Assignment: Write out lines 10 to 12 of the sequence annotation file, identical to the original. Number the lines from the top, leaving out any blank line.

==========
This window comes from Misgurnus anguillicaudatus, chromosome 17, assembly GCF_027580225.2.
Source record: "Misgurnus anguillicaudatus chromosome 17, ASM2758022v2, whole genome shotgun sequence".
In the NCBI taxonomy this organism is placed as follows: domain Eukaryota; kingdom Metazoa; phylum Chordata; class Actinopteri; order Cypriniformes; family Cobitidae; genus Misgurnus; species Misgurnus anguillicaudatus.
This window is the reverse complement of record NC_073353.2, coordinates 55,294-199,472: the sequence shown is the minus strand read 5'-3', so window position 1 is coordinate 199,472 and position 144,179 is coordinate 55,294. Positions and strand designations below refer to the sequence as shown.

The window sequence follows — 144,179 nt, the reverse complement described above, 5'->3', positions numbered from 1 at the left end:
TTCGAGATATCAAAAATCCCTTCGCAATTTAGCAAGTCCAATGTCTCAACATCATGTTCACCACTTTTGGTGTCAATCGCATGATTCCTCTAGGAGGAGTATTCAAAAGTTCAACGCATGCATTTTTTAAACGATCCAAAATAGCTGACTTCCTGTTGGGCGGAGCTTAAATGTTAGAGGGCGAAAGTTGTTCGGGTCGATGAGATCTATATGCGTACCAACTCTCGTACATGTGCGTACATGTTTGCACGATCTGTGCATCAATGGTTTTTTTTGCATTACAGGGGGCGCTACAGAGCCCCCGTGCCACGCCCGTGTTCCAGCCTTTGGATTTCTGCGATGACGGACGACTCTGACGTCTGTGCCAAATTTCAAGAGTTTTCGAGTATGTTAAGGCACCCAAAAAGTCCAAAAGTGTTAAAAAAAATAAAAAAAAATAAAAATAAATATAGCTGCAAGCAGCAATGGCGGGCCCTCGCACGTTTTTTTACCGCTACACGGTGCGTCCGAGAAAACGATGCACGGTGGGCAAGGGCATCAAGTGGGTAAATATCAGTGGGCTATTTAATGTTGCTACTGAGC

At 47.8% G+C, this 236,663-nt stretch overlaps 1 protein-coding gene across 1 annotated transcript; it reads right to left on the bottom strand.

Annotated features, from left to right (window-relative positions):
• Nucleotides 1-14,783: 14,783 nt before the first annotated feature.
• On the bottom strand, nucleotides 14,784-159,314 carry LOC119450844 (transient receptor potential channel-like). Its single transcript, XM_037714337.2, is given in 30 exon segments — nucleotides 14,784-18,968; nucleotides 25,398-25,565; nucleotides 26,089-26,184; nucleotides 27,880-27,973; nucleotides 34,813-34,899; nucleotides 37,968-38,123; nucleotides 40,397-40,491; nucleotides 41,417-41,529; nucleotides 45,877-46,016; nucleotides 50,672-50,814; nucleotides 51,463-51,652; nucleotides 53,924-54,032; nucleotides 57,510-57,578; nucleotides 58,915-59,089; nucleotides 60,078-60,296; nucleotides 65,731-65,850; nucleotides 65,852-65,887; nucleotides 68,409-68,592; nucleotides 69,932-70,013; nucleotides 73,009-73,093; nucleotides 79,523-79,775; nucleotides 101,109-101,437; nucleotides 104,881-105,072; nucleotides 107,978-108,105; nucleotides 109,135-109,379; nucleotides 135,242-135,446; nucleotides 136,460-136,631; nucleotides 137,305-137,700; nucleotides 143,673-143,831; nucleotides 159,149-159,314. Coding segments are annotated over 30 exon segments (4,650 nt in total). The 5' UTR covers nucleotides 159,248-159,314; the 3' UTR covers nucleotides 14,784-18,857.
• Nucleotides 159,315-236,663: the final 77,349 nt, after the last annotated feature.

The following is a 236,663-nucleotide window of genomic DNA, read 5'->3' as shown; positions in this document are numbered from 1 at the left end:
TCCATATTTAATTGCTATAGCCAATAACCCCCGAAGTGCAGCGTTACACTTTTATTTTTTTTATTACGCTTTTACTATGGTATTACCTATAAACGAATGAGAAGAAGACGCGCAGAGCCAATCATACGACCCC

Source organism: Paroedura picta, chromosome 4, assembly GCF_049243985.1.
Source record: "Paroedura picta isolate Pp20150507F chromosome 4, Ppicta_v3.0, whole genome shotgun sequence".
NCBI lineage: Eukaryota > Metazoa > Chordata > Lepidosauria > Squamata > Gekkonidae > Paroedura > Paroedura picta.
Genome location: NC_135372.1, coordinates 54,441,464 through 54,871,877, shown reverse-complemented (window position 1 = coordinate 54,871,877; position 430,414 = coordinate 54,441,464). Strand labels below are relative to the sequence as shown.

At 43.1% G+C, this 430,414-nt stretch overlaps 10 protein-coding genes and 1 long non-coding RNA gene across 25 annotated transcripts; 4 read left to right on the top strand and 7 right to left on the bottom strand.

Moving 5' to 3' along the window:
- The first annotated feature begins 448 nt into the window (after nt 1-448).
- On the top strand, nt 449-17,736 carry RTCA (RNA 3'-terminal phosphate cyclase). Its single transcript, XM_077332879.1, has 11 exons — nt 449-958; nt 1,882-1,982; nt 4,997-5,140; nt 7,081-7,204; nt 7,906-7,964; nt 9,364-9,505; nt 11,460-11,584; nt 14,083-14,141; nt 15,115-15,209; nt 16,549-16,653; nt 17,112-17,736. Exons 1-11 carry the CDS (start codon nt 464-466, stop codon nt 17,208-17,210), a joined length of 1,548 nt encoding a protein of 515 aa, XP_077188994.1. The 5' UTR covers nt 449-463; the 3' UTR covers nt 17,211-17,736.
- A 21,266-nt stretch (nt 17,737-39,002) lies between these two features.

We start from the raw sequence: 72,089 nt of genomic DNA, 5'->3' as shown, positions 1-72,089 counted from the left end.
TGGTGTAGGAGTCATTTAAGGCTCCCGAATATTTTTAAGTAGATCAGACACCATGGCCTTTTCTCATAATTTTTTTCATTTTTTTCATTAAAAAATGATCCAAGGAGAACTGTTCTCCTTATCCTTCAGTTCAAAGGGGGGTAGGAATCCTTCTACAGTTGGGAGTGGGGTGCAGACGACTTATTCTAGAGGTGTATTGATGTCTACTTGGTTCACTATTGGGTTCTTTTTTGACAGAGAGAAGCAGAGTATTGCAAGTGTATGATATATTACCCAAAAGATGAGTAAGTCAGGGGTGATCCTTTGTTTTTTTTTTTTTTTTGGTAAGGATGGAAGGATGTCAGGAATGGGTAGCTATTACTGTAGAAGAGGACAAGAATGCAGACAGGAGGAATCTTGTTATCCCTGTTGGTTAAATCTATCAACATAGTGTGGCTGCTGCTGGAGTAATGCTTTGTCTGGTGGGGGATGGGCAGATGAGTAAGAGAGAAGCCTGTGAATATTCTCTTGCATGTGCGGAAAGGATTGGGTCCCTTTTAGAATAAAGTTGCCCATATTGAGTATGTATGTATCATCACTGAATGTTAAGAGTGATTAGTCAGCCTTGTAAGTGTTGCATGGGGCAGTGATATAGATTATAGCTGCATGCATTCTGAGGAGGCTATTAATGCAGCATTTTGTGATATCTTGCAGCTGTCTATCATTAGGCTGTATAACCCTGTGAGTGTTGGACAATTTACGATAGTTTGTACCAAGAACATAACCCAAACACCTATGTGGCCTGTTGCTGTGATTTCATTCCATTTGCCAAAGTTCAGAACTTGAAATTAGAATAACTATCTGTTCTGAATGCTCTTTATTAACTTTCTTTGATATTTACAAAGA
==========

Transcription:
• On the bottom strand, nucleotides 14,784-159,314 carry LOC119450844 (transient receptor potential channel-like). Its single transcript, XM_037714337.2, is given in 30 exon segments — nucleotides 14,784-18,968; nucleotides 25,398-25,565; nucleotides 26,089-26,184; nucleotides 27,880-27,973; nucleotides 34,813-34,899; nucleotides 37,968-38,123; nucleotides 40,397-40,491; nucleotides 41,417-41,529; nucleotides 45,877-46,016; nucleotides 50,672-50,814; nucleotides 51,463-51,652; nucleotides 53,924-54,032; nucleotides 57,510-57,578; nucleotides 58,915-59,089; nucleotides 60,078-60,296; nucleotides 65,731-65,850; nucleotides 65,852-65,887; nucleotides 68,409-68,592; nucleotides 69,932-70,013; nucleotides 73,009-73,093; nucleotides 79,523-79,775; nucleotides 101,109-101,437; nucleotides 104,881-105,072; nucleotides 107,978-108,105; nucleotides 109,135-109,379; nucleotides 135,242-135,446; nucleotides 136,460-136,631; nucleotides 137,305-137,700; nucleotides 143,673-143,831; nucleotides 159,149-159,314. Coding segments are annotated over 30 exon segments (4,650 nt in total). The 5' UTR covers nucleotides 159,248-159,314; the 3' UTR covers nucleotides 14,784-18,857.
• Nucleotides 159,315-236,663: the final 77,349 nt, after the last annotated feature.

The following is a 236,663-nucleotide window of genomic DNA, read 5'->3' as shown; positions in this document are numbered from 1 at the left end: